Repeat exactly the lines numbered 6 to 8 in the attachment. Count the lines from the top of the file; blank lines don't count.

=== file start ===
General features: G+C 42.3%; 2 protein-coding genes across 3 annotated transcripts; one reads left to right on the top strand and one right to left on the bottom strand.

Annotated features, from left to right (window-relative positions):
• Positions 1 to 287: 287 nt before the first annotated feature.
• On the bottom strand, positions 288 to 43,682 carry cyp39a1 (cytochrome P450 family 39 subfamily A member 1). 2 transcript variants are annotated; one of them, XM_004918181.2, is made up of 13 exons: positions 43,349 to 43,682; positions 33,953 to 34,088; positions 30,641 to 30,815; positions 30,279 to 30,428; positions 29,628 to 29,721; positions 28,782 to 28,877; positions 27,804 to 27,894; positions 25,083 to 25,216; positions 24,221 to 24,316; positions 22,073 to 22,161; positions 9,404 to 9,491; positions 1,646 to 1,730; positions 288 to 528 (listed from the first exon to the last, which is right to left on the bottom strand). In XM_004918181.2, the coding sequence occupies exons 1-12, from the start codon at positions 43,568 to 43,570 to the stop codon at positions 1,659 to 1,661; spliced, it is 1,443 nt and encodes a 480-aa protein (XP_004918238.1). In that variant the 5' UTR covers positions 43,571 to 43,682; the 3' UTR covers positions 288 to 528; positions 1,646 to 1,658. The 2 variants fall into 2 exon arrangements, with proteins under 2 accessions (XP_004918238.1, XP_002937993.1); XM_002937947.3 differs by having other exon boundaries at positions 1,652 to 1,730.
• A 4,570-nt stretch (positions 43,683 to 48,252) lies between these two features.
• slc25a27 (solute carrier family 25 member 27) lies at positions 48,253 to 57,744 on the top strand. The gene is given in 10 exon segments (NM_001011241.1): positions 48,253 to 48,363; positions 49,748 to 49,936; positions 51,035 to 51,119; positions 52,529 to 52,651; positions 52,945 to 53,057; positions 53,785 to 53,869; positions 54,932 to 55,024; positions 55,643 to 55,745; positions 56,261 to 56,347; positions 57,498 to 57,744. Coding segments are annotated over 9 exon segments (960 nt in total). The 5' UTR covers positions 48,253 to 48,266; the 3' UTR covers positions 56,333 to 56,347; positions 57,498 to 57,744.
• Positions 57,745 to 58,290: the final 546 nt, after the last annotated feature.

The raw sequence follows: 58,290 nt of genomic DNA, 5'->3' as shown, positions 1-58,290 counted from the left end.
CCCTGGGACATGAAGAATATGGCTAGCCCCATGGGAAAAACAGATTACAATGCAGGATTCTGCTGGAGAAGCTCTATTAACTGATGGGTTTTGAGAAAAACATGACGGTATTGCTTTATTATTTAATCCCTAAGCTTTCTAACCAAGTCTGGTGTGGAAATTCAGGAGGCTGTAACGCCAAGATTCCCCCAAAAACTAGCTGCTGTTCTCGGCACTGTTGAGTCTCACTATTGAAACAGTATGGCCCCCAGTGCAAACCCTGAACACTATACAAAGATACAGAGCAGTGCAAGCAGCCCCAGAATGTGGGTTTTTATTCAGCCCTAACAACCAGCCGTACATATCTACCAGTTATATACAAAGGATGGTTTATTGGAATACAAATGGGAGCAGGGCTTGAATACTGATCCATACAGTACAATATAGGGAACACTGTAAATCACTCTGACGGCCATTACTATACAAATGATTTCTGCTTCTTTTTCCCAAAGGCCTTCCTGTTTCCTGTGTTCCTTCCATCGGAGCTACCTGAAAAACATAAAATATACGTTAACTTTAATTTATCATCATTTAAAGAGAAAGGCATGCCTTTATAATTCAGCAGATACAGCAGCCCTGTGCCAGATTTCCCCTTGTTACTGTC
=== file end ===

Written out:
• slc25a27 (solute carrier family 25 member 27) lies at positions 48,253 to 57,744 on the top strand. The gene is given in 10 exon segments (NM_001011241.1): positions 48,253 to 48,363; positions 49,748 to 49,936; positions 51,035 to 51,119; positions 52,529 to 52,651; positions 52,945 to 53,057; positions 53,785 to 53,869; positions 54,932 to 55,024; positions 55,643 to 55,745; positions 56,261 to 56,347; positions 57,498 to 57,744. Coding segments are annotated over 9 exon segments (960 nt in total). The 5' UTR covers positions 48,253 to 48,266; the 3' UTR covers positions 56,333 to 56,347; positions 57,498 to 57,744.
• Positions 57,745 to 58,290: the final 546 nt, after the last annotated feature.

The raw sequence follows: 58,290 nt of genomic DNA, 5'->3' as shown, positions 1-58,290 counted from the left end.